Ratings boards existed before the MPAA. There are innumerable groups around who will happily make that call for you. Furthermore, exhibitors typically pre-screen the movies they show. They could actually do it themselves.

I’m familiar with the South Park:BLU story, and they had similar issues with Team America. I agree that it’s nonsense; I disagree that any other committee formed in any other way would end up any differently, except possibly in whom it favored.

Every country abuses its citizens in some way, whether highly formalized or arbitrary. “Everyone does it,” is not a good point.

We don’t have to have them and, again, except in the increasingly irrelevant public exhibition space, we don’t.

“Fair” is meaningless in this context. “Consistent” means “Police Squad” is the most violent TV show of 1982.

As a society, we don’t really “have discussions”. We have people positioning themselves to coerce the rest of us into doing what they think is proper. This is why we bounce from one hysteria to another: Mobs don’t really have thoughtful conversations.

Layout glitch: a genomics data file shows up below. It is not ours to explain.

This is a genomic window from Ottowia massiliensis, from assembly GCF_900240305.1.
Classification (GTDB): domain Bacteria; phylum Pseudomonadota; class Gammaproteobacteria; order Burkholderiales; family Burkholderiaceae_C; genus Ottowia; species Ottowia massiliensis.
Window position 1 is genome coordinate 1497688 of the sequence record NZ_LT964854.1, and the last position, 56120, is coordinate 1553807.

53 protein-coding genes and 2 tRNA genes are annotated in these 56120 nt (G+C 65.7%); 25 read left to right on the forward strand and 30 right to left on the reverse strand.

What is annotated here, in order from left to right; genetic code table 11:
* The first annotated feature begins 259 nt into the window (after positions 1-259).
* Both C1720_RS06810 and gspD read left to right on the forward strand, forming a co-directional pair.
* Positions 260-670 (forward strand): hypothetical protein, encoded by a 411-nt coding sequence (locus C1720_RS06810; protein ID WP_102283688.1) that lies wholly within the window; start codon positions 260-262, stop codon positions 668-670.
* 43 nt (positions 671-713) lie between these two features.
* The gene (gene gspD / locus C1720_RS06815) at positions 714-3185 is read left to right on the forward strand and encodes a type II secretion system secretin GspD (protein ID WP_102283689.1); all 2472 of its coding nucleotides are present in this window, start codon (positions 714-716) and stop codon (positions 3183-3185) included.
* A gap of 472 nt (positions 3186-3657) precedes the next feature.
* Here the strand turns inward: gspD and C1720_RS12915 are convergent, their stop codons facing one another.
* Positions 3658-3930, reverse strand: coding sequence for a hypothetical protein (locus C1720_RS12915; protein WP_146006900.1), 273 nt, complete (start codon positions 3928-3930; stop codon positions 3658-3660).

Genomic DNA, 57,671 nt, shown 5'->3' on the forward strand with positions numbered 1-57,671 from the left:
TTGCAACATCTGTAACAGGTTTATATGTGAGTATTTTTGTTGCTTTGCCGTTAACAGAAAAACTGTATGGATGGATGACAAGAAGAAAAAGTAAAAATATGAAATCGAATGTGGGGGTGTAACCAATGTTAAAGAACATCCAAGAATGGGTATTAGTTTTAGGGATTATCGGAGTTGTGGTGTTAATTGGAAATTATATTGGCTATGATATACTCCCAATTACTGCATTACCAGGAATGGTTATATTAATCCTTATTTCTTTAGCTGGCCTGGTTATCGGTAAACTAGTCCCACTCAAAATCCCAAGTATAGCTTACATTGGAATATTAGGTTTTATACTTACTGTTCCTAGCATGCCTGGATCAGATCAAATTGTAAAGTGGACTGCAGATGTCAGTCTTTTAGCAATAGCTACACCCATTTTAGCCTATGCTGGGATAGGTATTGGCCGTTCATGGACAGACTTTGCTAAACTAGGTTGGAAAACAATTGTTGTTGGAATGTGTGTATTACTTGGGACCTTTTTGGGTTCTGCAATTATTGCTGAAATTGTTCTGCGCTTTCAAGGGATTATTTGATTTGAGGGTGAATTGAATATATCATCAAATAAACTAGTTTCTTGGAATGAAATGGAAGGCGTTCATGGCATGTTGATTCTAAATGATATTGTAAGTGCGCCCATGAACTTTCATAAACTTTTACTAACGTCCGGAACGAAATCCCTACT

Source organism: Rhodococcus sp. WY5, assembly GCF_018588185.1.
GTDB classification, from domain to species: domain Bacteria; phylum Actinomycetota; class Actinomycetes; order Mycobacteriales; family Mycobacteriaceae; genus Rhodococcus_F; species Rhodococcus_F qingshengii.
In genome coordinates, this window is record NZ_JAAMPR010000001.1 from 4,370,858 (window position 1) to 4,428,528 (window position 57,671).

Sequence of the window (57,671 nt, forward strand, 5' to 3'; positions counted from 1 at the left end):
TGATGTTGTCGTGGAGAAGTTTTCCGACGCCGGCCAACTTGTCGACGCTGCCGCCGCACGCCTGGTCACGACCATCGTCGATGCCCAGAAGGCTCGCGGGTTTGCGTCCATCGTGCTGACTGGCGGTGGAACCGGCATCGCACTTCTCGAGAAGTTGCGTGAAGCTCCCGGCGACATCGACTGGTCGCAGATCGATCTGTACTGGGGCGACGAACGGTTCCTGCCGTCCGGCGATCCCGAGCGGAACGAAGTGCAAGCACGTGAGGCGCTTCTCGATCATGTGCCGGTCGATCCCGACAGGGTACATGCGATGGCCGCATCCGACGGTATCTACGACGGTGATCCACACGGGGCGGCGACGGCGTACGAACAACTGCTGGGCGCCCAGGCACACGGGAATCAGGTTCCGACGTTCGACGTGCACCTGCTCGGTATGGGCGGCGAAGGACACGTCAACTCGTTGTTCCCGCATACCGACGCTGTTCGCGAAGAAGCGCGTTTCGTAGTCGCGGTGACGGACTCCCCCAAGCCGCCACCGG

No ratings board with any power would exist for long before being captured by the companies it was purporting to regulate. (Citation: Every regulatory board in the history of the universe.)

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So you’re advocating that parents violate theater rules?

Are you completely unaware of parental controls and other attempts to age-gate certain content on the web?

No individual distributor is going to want that responsibility. The most likely result would be that the National Association of Theatre Owners would have a national ratings board instead of the MPAA.